There is not yet a clear legal framework governing their presence on U.S. roads.
Automakers and technology companies such as Alphabet Inc's Google have called on regulators to clarify guidelines for introduction of autonomous driving technology, in part out of concern that a mishap involving a self-driving car could result in costly litigation.
A Google spokesman said the company will take part in Thursday's announcement by Foxx. Detroit automakers are also likely to participate.
In December, Rosekind said he opposes a "patchwork" of state regulations on driverless cars and promised a "nimble, flexible" approach to writing new rules for self-driving vehicles.
(Reporting by David Shepardson; Editing by Bill Rigby and Dan Grebler)

Google Seeks Multiple Auto Partners for Self-Driving Car Unit
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Company wants to begin announcing some joint efforts this year
Google vehicle chief John Krafcik speaks at Detroit meeting
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Google hopes to form partnerships with many automakers and suppliers as it develops self-driving cars to reduce traffic accidents and expand mobility for elderly and disabled people, the head of its vehicle project said.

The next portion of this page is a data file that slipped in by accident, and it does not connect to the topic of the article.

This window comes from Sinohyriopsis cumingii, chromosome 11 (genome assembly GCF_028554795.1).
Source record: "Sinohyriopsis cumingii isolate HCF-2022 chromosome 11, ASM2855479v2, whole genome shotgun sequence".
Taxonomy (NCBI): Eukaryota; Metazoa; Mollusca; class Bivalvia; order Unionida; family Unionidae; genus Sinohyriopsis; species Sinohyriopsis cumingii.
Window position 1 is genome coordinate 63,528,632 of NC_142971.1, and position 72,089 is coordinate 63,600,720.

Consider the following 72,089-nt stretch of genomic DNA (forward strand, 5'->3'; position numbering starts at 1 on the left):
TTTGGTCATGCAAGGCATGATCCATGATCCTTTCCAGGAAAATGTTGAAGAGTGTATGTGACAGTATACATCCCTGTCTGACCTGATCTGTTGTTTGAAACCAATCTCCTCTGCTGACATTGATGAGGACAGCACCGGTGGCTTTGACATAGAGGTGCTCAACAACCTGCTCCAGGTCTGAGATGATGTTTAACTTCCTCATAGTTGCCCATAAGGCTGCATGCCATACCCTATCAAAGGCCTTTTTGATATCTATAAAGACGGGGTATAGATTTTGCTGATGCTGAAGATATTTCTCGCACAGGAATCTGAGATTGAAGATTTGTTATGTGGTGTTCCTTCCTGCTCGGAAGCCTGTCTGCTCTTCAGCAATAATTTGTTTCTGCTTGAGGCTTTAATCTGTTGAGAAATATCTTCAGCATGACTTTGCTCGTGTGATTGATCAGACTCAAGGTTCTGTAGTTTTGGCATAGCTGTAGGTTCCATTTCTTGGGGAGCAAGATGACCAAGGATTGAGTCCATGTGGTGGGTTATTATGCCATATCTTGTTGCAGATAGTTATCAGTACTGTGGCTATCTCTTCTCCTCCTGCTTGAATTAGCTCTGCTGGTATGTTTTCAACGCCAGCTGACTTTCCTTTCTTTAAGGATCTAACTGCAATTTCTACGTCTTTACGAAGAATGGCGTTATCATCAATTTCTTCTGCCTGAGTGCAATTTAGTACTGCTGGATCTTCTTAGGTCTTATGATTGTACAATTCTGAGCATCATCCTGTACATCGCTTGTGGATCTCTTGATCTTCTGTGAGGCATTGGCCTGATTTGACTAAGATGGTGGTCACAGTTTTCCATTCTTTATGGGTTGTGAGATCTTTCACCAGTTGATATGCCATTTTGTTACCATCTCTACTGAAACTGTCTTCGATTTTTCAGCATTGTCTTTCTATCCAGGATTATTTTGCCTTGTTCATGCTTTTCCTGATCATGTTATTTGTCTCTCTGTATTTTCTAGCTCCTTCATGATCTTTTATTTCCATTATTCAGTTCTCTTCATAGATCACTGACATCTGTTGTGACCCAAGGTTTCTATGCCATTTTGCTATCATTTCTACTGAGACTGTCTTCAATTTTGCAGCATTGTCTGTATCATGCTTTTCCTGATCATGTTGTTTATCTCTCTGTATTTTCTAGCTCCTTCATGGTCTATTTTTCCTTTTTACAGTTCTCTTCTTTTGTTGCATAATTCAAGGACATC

The Alphabet Inc. company wants to announce some of those joint efforts during 2016, John Krafcik, the Google executive, said in Detroit at an Automotive News conference Tuesday held in conjunction with North American International Auto Show.
Almost every automaker “has been in to speak with us, if only to understand where we are,” Krafcik said. “I don’t know how many we’ll end up having.”
His comments counter speculation that Google would pick a single automaker as its exclusive partner for self-driving cars. Yahoo Autos reported last month that Ford Motor Co. would announce a joint venture with Google on self-driving. Fiat Chrysler Automobiles NV and General Motors Co. have also said they’re talking with Google about developing self-driving cars.